Norris Dam Construction Photograph
A single photograph depicting the Norris Dam during construction. The photograph itself is undated but depicts the dam from East bank during construction, which lasted from October 1933 to July 1936 on the Clinch River in Anderson and Campbell counties in Tennessee. Handwriting on the front uses arrows to identify and describe parts of the construction site. Notes continued on the back include personal impressions of the size of the dam and an overview of how the dam was built. Also mentioned is the lake created and the dam's purpose in generating electricity. The source of the handwritten notes is unknown.
- circa 1933-1936
This material is written in English.
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0.1 Linear Feet (1 folder)
A single photograph depicting the Norris Dam during construction.
Norris Dam was built in the mid-1930s and was the first major project of the Tennessee Valley Authority. The dam was named after Nebraksa Senator George Norris, a strong supporter of TVA. Norris Dam was designed by Roland A. Wank, a Hungarian-American architect. His designs were described as "modern," "logical," and "functional." He was best known for designing dams for the TVA and subsequent projects with New York City's Museum of Modern Art.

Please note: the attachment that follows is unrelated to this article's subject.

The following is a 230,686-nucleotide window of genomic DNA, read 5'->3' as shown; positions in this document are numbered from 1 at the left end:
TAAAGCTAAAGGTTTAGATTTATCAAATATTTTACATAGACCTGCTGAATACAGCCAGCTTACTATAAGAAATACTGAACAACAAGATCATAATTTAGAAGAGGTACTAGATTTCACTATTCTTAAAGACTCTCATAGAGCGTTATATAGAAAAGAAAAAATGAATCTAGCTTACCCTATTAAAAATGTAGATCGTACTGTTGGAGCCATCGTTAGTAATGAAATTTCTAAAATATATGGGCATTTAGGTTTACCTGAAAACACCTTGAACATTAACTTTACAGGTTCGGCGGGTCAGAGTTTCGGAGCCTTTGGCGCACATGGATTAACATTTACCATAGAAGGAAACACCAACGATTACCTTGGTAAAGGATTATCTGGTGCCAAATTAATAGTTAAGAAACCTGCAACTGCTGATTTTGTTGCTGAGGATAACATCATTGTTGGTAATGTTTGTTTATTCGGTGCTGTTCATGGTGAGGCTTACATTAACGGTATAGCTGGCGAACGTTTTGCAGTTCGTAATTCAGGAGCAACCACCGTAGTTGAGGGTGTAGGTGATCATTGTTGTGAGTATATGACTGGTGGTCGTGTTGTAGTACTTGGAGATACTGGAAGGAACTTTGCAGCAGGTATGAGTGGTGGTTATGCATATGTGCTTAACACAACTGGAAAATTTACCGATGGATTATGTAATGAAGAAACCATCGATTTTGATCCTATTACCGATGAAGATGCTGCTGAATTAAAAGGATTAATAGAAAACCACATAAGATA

The U. S. Congress formed the Tennessee Valley Authority (TVA) in 1933 in order to rectify poor conditions in the Tennessee River Valley, including destructive floods, deforestation, erosion, and periodic unnavigability of the Tennessee River. As an independent agency of the executive department, the TVA is governed by a board of three directors appointed by the President (and subject to Senate approval) who serve for terms of nine years. Among the TVA's various projects are dams (including 26 built by the TVA), electric power, and research into such topics as clean coal, forestry, and wildlife conservation. The TVA is currently headquartered in Knoxville and serves an area of approximately 41,000 square miles.